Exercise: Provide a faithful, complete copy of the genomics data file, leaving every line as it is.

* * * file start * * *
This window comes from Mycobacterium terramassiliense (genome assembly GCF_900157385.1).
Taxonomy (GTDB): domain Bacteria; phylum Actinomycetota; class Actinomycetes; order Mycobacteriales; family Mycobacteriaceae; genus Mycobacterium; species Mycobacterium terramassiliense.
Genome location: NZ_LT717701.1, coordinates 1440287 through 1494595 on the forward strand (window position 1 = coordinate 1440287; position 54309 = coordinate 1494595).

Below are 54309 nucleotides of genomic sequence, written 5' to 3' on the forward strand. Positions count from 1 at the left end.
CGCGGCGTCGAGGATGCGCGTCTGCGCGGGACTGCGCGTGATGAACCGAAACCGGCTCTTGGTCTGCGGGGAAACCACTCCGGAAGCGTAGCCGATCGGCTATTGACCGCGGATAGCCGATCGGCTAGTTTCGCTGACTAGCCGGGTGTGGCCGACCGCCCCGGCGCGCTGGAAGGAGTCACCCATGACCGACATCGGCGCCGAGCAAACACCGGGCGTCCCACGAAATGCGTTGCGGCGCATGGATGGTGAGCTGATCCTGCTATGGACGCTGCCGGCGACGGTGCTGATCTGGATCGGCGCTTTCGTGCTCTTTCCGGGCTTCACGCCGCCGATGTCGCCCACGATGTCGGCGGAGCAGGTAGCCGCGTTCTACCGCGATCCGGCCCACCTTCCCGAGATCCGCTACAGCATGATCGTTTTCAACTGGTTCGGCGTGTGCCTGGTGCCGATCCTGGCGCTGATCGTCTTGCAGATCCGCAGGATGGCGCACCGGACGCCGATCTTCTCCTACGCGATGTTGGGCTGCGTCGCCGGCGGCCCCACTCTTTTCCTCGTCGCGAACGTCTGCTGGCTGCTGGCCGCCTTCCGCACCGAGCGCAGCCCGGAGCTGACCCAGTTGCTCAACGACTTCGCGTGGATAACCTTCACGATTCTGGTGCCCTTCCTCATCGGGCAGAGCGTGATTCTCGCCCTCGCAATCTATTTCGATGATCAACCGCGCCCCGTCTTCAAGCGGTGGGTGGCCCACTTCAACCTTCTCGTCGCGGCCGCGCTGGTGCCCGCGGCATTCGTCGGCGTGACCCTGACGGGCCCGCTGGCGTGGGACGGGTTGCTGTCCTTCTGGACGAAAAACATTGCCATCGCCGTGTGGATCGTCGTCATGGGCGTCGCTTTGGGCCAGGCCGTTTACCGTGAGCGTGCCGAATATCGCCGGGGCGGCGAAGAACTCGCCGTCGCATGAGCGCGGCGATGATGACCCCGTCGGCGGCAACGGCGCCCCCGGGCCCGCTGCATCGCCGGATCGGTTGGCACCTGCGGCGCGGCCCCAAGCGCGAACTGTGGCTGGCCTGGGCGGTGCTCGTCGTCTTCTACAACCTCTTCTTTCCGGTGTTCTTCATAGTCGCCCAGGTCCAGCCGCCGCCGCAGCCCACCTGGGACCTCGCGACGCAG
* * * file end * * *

This window comes from Mycobacterium terramassiliense (genome assembly GCF_900157385.1).
Taxonomy (GTDB): domain Bacteria; phylum Actinomycetota; class Actinomycetes; order Mycobacteriales; family Mycobacteriaceae; genus Mycobacterium; species Mycobacterium terramassiliense.
Genome location: NZ_LT717701.1, coordinates 1440287 through 1494595 on the forward strand (window position 1 = coordinate 1440287; position 54309 = coordinate 1494595).

Below are 54309 nucleotides of genomic sequence, written 5' to 3' on the forward strand. Positions count from 1 at the left end.
CGCGGCGTCGAGGATGCGCGTCTGCGCGGGACTGCGCGTGATGAACCGAAACCGGCTCTTGGTCTGCGGGGAAACCACTCCGGAAGCGTAGCCGATCGGCTATTGACCGCGGATAGCCGATCGGCTAGTTTCGCTGACTAGCCGGGTGTGGCCGACCGCCCCGGCGCGCTGGAAGGAGTCACCCATGACCGACATCGGCGCCGAGCAAACACCGGGCGTCCCACGAAATGCGTTGCGGCGCATGGATGGTGAGCTGATCCTGCTATGGACGCTGCCGGCGACGGTGCTGATCTGGATCGGCGCTTTCGTGCTCTTTCCGGGCTTCACGCCGCCGATGTCGCCCACGATGTCGGCGGAGCAGGTAGCCGCGTTCTACCGCGATCCGGCCCACCTTCCCGAGATCCGCTACAGCATGATCGTTTTCAACTGGTTCGGCGTGTGCCTGGTGCCGATCCTGGCGCTGATCGTCTTGCAGATCCGCAGGATGGCGCACCGGACGCCGATCTTCTCCTACGCGATGTTGGGCTGCGTCGCCGGCGGCCCCACTCTTTTCCTCGTCGCGAACGTCTGCTGGCTGCTGGCCGCCTTCCGCACCGAGCGCAGCCCGGAGCTGACCCAGTTGCTCAACGACTTCGCGTGGATAACCTTCACGATTCTGGTGCCCTTCCTCATCGGGCAGAGCGTGATTCTCGCCCTCGCAATCTATTTCGATGATCAACCGCGCCCCGTCTTCAAGCGGTGGGTGGCCCACTTCAACCTTCTCGTCGCGGCCGCGCTGGTGCCCGCGGCATTCGTCGGCGTGACCCTGACGGGCCCGCTGGCGTGGGACGGGTTGCTGTCCTTCTGGACGAAAAACATTGCCATCGCCGTGTGGATCGTCGTCATGGGCGTCGCTTTGGGCCAGGCCGTTTACCGTGAGCGTGCCGAATATCGCCGGGGCGGCGAAGAACTCGCCGTCGCATGAGCGCGGCGATGATGACCCCGTCGGCGGCAACGGCGCCCCCGGGCCCGCTGCATCGCCGGATCGGTTGGCACCTGCGGCGCGGCCCCAAGCGCGAACTGTGGCTGGCCTGGGCGGTGCTCGTCGTCTTCTACAACCTCTTCTTTCCGGTGTTCTTCATAGTCGCCCAGGTCCAGCCGCCGCCGCAGCCCACCTGGGACCTCGCGACGCAG